This new release from Jazz Haus features inventive and interesting music, well recorded, expertly mastered and pressed on 180 gram vinyl. The album opens with “But Not For Me”, the standard by George Gershwin. It’s a charming and laid back duet featuring the trumpet of Dusko Goykovich. The recording is warm, with plenty of detail. The bass introduction is a fitting opening to the song, and the album, showcasing Pettiford’s ability as a leader.
A beautiful version of “Sophisticated Lady”, a beautiful tune by Ellington, is stripped bare. Lucky Thompson’s soprano sax solo is light and airy, but also melancholy. “A Smooth One” by fellow bebop pioneer Charlie Christian, has clarinetist Rolf Kuhn playing with warm tone and cool style, and a Pettiford playing a bouncy solo.
Many of these performances are distinctly “cool”, as in “West Coast”, or what have you. I’m not sure if Europeans had more access to the better established and international labels like Capitol, or if Europeans were genetically predisposed to the “cool school”. “O.P.”, a reference to Oscar Pettiford’s initials, was composed by soloist Hans Koller who plays a cool and angular tenor sax on several tracks. There is a delightful interchange between the clarinet and tenor sax. Like many West Coast style tracks, it is snappy and up-tempo. Rolf Kuhn’s clarinet solo steals the show.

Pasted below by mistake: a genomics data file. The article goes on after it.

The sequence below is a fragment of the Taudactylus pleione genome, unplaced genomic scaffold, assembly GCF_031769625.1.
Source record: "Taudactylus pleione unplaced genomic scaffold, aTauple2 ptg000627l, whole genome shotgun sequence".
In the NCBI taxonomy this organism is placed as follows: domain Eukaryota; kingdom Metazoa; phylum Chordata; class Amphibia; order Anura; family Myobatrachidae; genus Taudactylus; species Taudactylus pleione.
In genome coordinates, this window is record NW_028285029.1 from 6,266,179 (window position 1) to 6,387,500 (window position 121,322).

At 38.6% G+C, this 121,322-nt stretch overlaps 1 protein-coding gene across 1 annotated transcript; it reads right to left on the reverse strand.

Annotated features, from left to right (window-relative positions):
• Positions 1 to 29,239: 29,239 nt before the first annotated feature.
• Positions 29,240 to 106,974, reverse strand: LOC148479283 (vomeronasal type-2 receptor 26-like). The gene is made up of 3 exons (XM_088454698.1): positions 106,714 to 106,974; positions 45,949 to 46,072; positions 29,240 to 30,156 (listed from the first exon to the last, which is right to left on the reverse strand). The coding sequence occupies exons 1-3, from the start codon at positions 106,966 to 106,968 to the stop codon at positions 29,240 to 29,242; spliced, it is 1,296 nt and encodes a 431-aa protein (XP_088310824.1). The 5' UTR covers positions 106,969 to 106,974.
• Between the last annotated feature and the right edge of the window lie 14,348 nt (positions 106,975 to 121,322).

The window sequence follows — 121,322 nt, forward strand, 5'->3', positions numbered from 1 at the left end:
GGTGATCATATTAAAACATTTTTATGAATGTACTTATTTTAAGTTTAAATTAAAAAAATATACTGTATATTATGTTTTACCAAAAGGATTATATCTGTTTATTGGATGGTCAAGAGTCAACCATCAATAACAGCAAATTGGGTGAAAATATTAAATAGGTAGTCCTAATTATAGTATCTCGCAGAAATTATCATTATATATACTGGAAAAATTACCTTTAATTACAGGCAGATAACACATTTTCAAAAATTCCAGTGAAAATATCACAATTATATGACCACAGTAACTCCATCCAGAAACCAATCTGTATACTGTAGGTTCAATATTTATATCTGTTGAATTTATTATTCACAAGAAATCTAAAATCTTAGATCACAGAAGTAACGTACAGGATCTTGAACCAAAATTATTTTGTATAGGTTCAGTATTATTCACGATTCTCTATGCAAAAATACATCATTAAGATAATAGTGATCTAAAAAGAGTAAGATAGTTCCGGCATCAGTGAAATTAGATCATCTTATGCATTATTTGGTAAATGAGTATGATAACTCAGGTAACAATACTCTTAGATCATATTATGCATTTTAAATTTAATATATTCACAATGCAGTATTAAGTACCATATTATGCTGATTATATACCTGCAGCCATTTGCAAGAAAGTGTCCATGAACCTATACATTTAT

Composed by clarinetist Rolf Kuhn, “Minor Plus a Major” opens in a mysterious fashion, with a deliberately obscure tonal center, before launching into yet another fine clarinet solo.